To cook a proper Indian meal, it takes more than a well-stocked spice rack. A strong hand with fragrant spices is important, but so is strong technique. And while you can make flaky chapatis, crispy pakoras, and belly-warming rajma with the standard tools found in American kitchens, there are a number of Indian tools that are designed to help make dishes flakier, crispier, and more belly-warming—by doing less work.
These tools have been crafted and shaped with the Indian cook in mind, and they offer a level of finesse and control you won’t get with standard kitchen equipment like saucepans and rolling pins. Best of all, none of the 10 tools below are single-purpose items. They’re durable and useful for all sorts of tasks; use them to to help you roll, steam, fry, and sauté your way to an Indian feast.
The Indian rolling pin, or belan, is much thinner and lighter than its American counterpart, and comes with tapered edges. It’s crucial to cranking out thin, circular rotis, chapatis, puris, naan, and more. Its slender body lets you apply pressure to specific areas for more evenly rolled flatbreads. It’s also handy for rolling out finicky doughs that might tear easily under the weight of a regular rolling pin; it’s also good for shaping the crust of a homemade pizza.
Patli (a.k.a. Chakla)
The patli, which is also known as a chakla, is the yin to the belan’s yang; one is very rarely sold or found without the other. Circular and wooden, a patli is an elevated board that’s used as a rolling surface. Indian kitchens didn’t always have countertops, so the patli made it easy to roll out flatbreads and other items while sitting on the floor. With its raised height and easy-to-clean surface, it also nice doubles as a serving platter for cheese or a pile of cookies.
You’d be hard pressed to find an Indian kitchen that doesn’t have a pressure cooker. When a single Indian meal climbs to upwards of five or six dishes, a tool that cuts cooking times from hours to minutes is highly prized. A pressure cooker can make perfectly fluffy rice in 15 minutes and can also be used to steam idlis, cook dry lentils and beans, and braise tender meaty curries.
Tawa (a.k.a. Lodhi)
The best way to cook flatbreads is on a tawa, a circular and slightly concave griddle. It distributes heat evenly from center to edge, essential for soft rotis, evenly cooked chapatis, and even crispy, melty quesadillas.
Chimta (a.k.a. Chippio)
The chimta, which is also often referred to as a chippio, is a sturdy pair of tongs with pointed or flared tips, usually made of iron but sometimes stainless steel. It’s ideal for flipping flatbreads on a tawa and for holding rotis (or corn tortillas) directly above a flame to achieve a light char.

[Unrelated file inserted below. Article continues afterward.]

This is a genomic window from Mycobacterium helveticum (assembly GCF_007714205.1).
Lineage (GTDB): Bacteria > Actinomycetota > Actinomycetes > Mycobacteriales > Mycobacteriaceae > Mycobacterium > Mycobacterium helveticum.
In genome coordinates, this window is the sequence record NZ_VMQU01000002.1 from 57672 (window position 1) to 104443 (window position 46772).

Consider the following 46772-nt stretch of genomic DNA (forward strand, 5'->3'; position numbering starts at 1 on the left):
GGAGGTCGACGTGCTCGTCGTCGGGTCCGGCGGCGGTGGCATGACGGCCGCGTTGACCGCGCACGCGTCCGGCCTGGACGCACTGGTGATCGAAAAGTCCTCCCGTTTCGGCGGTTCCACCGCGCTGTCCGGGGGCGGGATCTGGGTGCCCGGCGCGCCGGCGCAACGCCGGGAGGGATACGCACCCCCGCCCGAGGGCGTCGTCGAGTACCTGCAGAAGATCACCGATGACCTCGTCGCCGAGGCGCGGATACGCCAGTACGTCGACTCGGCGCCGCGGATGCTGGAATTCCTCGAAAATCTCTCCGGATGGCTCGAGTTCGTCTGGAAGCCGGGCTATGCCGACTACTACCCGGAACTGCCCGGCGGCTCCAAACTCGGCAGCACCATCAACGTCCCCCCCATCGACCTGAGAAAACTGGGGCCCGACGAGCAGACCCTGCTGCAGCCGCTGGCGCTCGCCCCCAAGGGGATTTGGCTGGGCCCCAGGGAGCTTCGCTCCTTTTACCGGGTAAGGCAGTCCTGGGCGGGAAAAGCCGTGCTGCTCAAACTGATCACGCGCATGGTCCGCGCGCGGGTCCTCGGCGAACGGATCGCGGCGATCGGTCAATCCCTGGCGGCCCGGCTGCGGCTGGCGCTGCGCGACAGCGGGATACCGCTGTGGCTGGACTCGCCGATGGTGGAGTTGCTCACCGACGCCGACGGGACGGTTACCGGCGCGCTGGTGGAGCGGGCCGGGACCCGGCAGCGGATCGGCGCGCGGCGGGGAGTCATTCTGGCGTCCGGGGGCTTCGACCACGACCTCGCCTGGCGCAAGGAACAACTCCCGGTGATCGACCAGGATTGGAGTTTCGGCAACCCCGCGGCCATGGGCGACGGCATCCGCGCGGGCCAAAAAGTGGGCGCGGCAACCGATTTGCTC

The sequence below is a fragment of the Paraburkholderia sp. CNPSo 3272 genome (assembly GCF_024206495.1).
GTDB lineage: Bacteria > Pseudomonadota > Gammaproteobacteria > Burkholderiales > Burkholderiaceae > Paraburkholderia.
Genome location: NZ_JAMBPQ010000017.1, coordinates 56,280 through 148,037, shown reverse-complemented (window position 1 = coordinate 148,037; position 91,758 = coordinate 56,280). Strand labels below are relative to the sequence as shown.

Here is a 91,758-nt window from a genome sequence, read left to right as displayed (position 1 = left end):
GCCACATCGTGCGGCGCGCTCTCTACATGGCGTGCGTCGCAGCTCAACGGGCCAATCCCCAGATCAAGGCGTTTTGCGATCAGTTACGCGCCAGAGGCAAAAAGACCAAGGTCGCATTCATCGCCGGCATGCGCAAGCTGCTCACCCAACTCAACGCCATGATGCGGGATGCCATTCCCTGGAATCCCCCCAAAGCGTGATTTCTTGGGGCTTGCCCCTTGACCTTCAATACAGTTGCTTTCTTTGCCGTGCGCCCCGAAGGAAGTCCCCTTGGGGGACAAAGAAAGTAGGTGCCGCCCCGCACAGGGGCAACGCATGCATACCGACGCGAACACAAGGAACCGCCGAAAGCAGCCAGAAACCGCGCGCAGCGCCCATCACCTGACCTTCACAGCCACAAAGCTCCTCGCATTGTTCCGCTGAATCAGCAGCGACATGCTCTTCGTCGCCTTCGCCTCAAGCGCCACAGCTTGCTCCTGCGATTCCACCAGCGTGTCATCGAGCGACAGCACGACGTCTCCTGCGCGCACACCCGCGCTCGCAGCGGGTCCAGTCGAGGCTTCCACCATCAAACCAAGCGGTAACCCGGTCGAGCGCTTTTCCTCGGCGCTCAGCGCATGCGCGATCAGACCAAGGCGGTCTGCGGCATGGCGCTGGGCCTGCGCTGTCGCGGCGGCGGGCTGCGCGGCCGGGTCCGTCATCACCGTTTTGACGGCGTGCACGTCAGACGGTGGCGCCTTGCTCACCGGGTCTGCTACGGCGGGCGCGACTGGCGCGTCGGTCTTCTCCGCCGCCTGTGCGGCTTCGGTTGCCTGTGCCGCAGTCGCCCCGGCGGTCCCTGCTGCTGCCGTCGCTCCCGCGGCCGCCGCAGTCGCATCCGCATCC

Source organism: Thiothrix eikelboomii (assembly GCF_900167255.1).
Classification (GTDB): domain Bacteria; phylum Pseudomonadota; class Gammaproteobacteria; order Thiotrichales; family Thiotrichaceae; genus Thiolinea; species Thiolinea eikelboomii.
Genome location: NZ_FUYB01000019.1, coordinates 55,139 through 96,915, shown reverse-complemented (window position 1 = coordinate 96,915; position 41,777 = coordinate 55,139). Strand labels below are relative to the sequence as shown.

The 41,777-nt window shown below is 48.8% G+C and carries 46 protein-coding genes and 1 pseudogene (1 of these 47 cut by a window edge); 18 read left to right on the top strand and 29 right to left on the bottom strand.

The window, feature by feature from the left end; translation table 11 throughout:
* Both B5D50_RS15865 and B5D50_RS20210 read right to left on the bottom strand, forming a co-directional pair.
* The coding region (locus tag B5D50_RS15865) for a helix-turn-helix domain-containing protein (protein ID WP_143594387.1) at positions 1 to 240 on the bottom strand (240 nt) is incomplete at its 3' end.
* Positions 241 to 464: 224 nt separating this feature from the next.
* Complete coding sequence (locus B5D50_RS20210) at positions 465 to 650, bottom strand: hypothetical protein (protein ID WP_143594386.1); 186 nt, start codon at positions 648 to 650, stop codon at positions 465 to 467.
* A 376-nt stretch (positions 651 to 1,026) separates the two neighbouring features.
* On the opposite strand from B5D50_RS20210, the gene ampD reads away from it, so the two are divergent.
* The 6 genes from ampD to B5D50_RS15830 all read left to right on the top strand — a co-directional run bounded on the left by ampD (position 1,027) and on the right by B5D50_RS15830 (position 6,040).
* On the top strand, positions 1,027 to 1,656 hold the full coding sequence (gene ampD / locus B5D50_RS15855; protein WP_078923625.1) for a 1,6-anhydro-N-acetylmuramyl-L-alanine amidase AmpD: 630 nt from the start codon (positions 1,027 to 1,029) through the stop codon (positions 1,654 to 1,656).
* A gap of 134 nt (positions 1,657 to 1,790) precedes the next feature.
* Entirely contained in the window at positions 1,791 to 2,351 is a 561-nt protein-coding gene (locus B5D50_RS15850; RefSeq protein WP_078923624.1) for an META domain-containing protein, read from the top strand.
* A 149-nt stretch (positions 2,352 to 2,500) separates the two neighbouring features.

Kadai (a.k.a. Karahi)
Often referred to as the Indian wok, the kadai is traditionally made with cast iron (though stainless steel and non-stick versions are now available). However, unlike traditional woks, it has a flat bottom and much steeper sides, which make it perfect for frying. Pakoras, samosas, and gulab jamuns all bubble up nicely in a kadai, but don’t limit yourself to Indian snacks: this is an all-purpose deep-frying vessel.
Jhaara (a.k.a. Jaldeer Karchi)
Many Indian snacks and desserts required being turned while frying to ensure even browning, and this is where the jhaara comes in. It’s a perforated round metal spatula, which also helps to drain oil from items pulled freshly out of the kadai.
Sifter (a.k.a. Charni)
Indian cooks tend to make flatbreads daily from scratch. To ensure that the dough is smooth and not clumpy, they run flour through a charni, which is sieve with an ultra fine mesh set in a tall metal rim. Line the charni with a tea towel or cheesecloth and it works as a strainer for yogurt as well.
A number of Indian dishes are finished off with a sprinkling of fried spices, or tadka. The spices are fried fast and furiously in piping-hot oil, which, left on its own, leaves oil splatters around your kitchen. Tadka pans are small, round, and deep, so you only need a little oil to cook the spices, and they have long handles to keep you, and your skin, far away from any potential burns.
Most Indian dishes call for a flurry of spices, not just one or two. Instead of rummaging through containers of this and bottles of that, invest in a masala dabba (translation: spice container) for your most heavily used spices. The dabbas—which are most commonly made from stainless steel—typically contain small bowls for each spice and a tiny spoon perfect for scooping and sprinkling. They don’t have to be used to organize just Indian spices—buy a couple to organize other frequently used dried herbs and seasonings.
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